Seeking a longer-term deal, last Saturday 32-year-old Andrei Kirilenko opted out of the final year of his deal with the Timberwolves (that was set to pay him $10.2 million in 2013-14) to become an unrestricted free agent.
Kirilenko spent the first 10 seasons of his NBA career with the Jazz before playing the 2011-12 lockout-shortened season for CSKA Moscow. He returned to the NBA last season with the Timberwolves, posting averages of 12.4 points and 5.7 rebounds (both were his highest since 2005-06) while shooting 50.7% from the floor.
Although he never lived up to the max-contract extension he signed in 2004, Kirilenko remains a fan-favorite in Utah and given the Jazz’s considerable capspace as well as their front office’s penchant for bringing back former players – it only seems logical that a return to the Jazz would be a possibility.
What He Brings:
At his very best (2003-2006), Kirilenko was a fill-in-the-blanks Swiss army knife who was one of the league’s most unique talents. At 6-9 with athleticism and long arms, he was a defensive monster who blocked shots and racked up steals all over the court with his incredible range. Offensively he was a creative playmaker and gifted passer who particularly excelled in the open-court. He could pass from the high-post or off the bounce and made energy and hustle plays that got his team extra possessions and denied his opponents easy baskets.
After consecutive seasons averaging over 3 blocks per game in 2004-05 and 2005-06, Kirilenko’s blocks have steadily declined in each subsequent season to a career-low 1.0 in 2012-13. At age 32, he’s no longer the disruptive defensive player he once was although he still has enough length and athleticism to be a solid defender and back-side shotblocker.
AK remains an above-average passer (particularly from the high-post), and also is still a sub par perimeter shooter (has only shot better than 34% on threes twice in career). Nevertheless with his length and skill he’s a double-figure scorer and on a team with an effective half-court offensive system – a high percentage FG shooter. Although he’s been a starter most of his career, during his final two seasons in Utah he willingly accepted an off-the-bench role.
How He Fits: At his age and cost, I would only ever consider signing Andrei Kirilenko in the event Paul Millsap signs elsewhere. As I wrote yesterday, I believe Paul Millsap should remain a part of Utah’s frontcourt rotation – even though he will command a higher salary than Kirilenko, as Millsap adds much more value to the Jazz than AK could at this point. That said, Millsap’s departure would leave Utah in need of a third bigman – a role Kirilenko could play due to his versatility. Although the “Kirilenko was an all-star because he played power forward” narrative is mostly untrue – for the first 32 games of the 2003-04 season AK did start at PF and was quite effective playing next to 7-2 Greg Ostertag (who took some of the interior pressure off Kirilenko’s slender build). The arrival of three quality bigs (Boozer, Okur, Millsap) negated AK’s ability to play the 4, but with two promising paint presences in Derrick Favors and Enes Kanter – Kirilenko could easily fill-in as a backup PF, giving Utah a small-ball 4 that many of the league’s elite teams possess.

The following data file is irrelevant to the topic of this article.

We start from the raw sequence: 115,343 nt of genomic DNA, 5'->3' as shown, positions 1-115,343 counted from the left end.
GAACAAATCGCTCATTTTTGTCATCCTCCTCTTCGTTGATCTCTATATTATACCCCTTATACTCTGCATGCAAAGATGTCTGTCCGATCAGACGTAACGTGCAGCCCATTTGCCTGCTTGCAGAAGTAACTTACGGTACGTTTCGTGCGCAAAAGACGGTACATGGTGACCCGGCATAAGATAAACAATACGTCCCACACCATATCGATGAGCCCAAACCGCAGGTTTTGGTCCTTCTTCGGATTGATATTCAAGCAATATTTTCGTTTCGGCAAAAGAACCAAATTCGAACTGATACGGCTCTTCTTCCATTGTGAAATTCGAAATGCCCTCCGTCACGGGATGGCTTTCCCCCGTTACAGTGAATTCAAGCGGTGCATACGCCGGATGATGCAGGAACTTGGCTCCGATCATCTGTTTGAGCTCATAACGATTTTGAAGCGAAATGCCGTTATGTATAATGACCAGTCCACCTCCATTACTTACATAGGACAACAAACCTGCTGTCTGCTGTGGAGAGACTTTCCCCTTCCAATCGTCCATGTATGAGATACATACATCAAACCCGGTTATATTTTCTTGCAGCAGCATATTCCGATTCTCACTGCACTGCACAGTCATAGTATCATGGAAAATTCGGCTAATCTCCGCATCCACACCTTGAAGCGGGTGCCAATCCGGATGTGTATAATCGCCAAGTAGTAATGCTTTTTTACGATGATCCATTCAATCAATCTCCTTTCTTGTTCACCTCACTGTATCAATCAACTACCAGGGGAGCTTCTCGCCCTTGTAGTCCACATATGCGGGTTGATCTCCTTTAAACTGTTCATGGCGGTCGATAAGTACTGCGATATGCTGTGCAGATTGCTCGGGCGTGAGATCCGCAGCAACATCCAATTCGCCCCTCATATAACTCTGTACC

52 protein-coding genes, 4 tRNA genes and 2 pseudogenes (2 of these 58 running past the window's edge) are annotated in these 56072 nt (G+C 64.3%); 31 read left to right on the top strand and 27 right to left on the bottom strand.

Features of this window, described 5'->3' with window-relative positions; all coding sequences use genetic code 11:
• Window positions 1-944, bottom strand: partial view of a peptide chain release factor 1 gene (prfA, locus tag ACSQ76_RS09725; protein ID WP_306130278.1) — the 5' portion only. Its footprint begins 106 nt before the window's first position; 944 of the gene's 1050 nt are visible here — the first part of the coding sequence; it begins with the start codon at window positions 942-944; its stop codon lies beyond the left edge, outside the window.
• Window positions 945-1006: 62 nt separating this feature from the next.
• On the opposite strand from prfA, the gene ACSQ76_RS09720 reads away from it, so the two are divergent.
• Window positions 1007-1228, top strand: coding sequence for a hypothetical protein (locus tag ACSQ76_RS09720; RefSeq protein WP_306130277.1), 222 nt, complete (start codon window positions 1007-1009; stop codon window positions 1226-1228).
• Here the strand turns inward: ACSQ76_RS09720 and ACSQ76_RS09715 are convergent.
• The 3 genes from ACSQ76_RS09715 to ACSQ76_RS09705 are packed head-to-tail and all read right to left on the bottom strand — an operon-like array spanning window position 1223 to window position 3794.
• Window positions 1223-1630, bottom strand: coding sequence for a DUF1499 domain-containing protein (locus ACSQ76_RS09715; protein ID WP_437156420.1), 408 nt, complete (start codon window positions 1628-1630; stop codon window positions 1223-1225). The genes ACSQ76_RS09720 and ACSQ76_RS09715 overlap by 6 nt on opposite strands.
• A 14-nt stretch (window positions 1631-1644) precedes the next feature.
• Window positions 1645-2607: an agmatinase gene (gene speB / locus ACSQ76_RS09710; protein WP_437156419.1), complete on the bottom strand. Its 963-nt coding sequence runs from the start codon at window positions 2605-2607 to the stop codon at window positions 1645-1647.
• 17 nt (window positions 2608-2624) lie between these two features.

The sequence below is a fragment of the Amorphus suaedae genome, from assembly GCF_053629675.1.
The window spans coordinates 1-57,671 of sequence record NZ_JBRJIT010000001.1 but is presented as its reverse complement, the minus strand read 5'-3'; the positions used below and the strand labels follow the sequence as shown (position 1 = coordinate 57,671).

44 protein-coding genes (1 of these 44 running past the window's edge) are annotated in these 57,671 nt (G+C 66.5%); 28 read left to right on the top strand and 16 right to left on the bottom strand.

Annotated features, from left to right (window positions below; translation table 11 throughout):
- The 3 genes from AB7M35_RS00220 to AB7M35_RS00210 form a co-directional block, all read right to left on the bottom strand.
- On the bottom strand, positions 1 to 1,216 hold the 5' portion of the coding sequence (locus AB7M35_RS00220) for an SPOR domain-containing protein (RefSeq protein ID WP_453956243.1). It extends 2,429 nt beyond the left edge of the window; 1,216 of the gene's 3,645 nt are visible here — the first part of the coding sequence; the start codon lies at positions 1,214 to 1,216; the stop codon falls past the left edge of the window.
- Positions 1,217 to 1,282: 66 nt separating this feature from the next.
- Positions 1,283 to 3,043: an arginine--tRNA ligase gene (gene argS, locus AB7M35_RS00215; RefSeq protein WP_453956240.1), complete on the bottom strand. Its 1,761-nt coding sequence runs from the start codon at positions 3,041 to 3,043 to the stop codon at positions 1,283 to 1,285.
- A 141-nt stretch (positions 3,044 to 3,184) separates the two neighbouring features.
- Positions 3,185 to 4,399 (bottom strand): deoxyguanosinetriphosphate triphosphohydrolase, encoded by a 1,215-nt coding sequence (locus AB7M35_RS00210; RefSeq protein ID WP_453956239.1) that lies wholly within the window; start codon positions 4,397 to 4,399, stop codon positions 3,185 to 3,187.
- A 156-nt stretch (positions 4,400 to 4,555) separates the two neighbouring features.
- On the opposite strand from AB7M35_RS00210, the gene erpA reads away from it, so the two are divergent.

What He’s Worth: Kirilenko opted out of a $10.2 million salary because he prefers a contract that offers longer-term financial security. While his annual salary will likely take a hit, he could easily command something along the lines of a 3-year deal at somewhere between $6-8 million per year.
Prior to re-signing Tiago Splitter, the Spurs reportedly showed interest in Kirilenko. While it remains to be seen if that pursuit continues, I could also see AK signing with a capped out playoff team at their full mid-level exception.
Final Verdict: Kirilenko is one of my 10 favorite Jazz players of all-time. From all accounts he’s a great person and I’ve never faulted his effort or held the 6-year $86 million extension against him. With that said, he’s a 32-year old who has constantly battled injuries for pretty much the past 10 years. In his past 5 NBA seasons alone he’s missed an average of 17 games per season (by comparison Carlos Boozer has missed an average of 15 games the past 5 seasons) and given his age those numbers don’t figure to improve over the next 3 seasons.
Ultimately, the Jazz need to build their roster with the goal to achieve a 3-4 year upswing. Their goal should be to determine what they have (players and coaches included) this season followed by steady improvements in each of the next three seasons as they hopefully build towards becoming a contender. Kirilenko’s age and probably decline figures to offset that trend (as opposed to Millsap who is still only 28 and nowhere near the downside of his career). Were the Jazz a legitimate top-8 team now, adding Kirilenko would make sense, but at a considerable price tag he’s simply not what the Jazz need at this time.
The Andrei Kirilenko-era in Utah represented quality and entertaining basketball and for the most part was an enjoyable experience (certainly more fun than watching Josh Howard). Even with a 2013-14 rotation featuring Burks, Hayward, Favors, Kanter, (and hopefully DeMarre Carroll) – Kirilenko’s abilities could fit in well. A year or two down the road however, his age and potential salary wouldn’t. In the short-term Kirilenko could help, but in the long-term he simply doesn’t mesh with Utah’s rebuilding process. After two years stuck in neutral, the Jazz are rebuilding and it’s time to finally embrace that process.